I finally started to feel the first significant decrease in my depression symptoms the spring before I left for college. Over the summer, I continued to become healthier mentally, spiritually, and psychologically. I was excited to go to college and have a fresh start, and I couldn’t wait to start living more independently.
Fighting depression had forced me to grow up early in many ways, and I thought since I was “strong” and “self-motivated,” I would adjust wonderfully to college.
It wasn’t until I got to college, however, that I realized having spent the last four years focusing much of my energy on my fight against depression, I hadn’t focused as much of it on many of the normal processes of growing up.
I was mature beyond my years in some areas, and immature far below them in many other ways.
While many of my friends were excited to have independence from their parents, I found myself feeling lonely and ill-equipped as I struggled with a small relapse of depression without my parents right beside me to hold me up.
When feelings of inadequacy and self-hatred arose, I struggled to find my identity now that my life wasn’t controlled by mental illness – something most of my classmates had figured out during high school. When difficult or uncomfortable situations arose, I had to learn how to face them instead of just running from them–something I needed to do before because I was already facing as much as I could handle. It was a stretching and painful experience, but it also taught me two important lessons I may not have learned otherwise.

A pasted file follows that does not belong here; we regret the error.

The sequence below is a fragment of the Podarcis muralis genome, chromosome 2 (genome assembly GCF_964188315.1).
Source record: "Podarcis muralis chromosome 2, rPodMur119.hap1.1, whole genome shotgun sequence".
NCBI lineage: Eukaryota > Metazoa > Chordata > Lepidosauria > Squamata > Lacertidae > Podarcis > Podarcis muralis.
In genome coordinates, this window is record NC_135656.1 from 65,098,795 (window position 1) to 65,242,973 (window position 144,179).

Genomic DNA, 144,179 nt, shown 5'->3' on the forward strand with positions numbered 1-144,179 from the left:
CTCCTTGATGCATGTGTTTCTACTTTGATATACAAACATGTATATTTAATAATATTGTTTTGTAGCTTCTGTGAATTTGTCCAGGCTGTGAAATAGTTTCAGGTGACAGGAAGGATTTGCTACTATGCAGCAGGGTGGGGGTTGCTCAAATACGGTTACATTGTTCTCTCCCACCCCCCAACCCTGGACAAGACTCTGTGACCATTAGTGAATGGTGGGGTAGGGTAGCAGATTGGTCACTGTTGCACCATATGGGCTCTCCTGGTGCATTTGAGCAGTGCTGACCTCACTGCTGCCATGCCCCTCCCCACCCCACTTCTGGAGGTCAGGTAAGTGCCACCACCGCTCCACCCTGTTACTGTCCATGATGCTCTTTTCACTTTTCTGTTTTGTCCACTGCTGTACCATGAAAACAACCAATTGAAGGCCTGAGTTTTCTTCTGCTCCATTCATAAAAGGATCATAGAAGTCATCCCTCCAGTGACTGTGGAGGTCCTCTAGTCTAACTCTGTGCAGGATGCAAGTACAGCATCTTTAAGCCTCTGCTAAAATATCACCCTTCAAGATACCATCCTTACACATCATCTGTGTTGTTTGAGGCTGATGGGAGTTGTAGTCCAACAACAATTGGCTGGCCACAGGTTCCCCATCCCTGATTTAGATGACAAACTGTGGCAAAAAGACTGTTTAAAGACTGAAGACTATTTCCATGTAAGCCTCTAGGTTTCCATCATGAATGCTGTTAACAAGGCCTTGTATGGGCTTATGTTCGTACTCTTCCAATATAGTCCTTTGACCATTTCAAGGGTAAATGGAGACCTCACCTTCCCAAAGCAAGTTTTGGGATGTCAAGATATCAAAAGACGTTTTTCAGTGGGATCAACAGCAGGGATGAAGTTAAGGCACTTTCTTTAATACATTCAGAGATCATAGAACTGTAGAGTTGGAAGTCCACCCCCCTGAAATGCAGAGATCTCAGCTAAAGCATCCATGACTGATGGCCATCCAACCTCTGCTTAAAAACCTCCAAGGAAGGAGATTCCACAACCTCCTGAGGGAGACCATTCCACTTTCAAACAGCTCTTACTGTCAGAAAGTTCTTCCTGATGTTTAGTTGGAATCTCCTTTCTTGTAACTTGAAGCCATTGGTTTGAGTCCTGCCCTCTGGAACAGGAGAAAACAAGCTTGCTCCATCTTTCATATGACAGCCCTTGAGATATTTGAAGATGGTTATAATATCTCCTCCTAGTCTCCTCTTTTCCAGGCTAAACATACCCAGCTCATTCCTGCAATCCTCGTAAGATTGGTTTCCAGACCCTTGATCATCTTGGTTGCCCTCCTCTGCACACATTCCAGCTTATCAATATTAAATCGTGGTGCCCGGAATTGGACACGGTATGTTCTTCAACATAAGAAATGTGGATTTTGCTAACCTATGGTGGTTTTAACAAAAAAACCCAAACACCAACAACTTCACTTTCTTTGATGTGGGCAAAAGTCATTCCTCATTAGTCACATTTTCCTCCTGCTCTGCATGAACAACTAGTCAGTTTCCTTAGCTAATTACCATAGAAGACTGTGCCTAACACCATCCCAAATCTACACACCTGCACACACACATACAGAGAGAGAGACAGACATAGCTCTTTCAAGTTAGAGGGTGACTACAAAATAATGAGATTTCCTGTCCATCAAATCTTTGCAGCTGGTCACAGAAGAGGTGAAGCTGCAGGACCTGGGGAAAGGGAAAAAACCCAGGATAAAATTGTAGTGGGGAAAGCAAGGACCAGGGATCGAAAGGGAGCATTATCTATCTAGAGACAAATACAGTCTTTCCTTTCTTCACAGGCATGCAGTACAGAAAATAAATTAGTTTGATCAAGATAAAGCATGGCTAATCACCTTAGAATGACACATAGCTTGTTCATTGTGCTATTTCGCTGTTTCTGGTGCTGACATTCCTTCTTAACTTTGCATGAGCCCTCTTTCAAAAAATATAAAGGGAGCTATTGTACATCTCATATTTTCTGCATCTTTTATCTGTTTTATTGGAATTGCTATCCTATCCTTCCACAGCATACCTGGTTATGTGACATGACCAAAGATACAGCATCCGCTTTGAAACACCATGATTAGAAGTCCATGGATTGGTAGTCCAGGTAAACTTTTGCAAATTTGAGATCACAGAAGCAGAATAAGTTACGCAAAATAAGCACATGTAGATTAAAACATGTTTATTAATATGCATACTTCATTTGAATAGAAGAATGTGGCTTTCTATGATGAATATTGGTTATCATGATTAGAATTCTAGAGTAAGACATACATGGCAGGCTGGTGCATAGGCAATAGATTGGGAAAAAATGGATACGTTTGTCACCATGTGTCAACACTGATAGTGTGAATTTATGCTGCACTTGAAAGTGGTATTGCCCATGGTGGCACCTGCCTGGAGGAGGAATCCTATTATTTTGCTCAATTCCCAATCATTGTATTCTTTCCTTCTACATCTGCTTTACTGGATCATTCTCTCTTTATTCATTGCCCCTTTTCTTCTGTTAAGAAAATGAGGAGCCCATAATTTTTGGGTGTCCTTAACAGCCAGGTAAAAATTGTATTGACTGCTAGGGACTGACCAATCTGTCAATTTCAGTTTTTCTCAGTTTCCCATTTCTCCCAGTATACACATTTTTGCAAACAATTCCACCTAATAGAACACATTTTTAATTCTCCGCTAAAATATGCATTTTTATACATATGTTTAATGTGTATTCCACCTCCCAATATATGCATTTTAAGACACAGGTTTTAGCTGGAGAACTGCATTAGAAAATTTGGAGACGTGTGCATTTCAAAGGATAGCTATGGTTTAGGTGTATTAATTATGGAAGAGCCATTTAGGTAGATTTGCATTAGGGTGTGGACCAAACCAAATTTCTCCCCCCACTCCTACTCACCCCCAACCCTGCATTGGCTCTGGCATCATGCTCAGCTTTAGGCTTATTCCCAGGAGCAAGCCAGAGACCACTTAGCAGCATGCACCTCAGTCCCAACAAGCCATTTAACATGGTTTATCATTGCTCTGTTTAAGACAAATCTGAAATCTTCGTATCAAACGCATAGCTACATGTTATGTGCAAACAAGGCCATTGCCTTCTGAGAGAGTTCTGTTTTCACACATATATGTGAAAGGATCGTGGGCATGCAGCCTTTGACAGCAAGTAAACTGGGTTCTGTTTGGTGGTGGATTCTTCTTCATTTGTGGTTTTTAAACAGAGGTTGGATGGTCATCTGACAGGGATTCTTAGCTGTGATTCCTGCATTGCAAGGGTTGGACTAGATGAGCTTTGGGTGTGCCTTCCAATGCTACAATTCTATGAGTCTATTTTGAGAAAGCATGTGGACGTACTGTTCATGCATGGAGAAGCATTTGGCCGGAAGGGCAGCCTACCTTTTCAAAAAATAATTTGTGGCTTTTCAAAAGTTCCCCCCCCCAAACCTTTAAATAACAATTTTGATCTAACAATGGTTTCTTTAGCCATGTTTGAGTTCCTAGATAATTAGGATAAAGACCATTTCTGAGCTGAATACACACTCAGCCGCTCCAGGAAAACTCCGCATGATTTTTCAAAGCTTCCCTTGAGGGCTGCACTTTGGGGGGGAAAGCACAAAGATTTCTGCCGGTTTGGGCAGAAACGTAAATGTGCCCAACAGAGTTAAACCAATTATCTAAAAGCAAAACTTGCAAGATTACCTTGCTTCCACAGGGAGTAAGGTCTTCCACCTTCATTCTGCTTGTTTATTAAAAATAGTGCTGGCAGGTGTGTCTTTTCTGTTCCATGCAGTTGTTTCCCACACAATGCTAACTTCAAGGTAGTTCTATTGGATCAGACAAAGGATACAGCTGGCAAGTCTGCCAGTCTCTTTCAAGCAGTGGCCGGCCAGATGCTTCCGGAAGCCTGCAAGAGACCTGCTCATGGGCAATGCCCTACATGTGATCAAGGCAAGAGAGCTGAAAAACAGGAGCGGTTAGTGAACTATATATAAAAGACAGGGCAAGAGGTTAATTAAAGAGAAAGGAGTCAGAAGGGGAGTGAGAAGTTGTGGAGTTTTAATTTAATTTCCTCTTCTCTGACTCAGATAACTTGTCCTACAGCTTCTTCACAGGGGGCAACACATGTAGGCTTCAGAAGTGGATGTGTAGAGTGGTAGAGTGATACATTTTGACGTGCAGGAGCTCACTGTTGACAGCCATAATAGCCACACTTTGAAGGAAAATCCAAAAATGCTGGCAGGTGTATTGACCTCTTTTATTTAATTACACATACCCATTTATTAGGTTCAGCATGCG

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One of the most important lessons I learned my first year of college was:
Growing up doesn’t mean growing out of a need for support.
Depressed or not, everybody is designed for relationships. We all need to be cared for and supported by others. It took me a long time to adjust to the fact that I couldn’t handle all of the struggles I was facing on my own.
I learned the importance of calling my family and sharing my life with them – letting them help me make decisions without relying on them to fix all of my problems.
I learned the importance of developing deep friendships and opening up to allow the other person to invest in me, even when that means I have to make myself vulnerable and trust them.
I also learned many of the coping mechanisms I grew accustomed to were no longer necessary now that I was healthy. I no longer need to avoid relationships and situations that could end in pain or heartbreak because I am now strong enough to withstand hurt, rejection, and disappointment. I no longer need to ration my energy to the same extent as during my struggle with depression.
My first year of college was difficult, painful, lonely, and terrifying. I didn’t have time to take growing up one step at a time; I was forced by necessity to grow up more quickly than I would have chosen. But one year later – stronger, sure of my identity, independent, and more mature – I can see that the hard times and desperate emotions were growing pains.
I grew more in one year than I ever could have in an easier situation. The pain of my first year of college surprised me, but the strength it brought out of me surprised me more.
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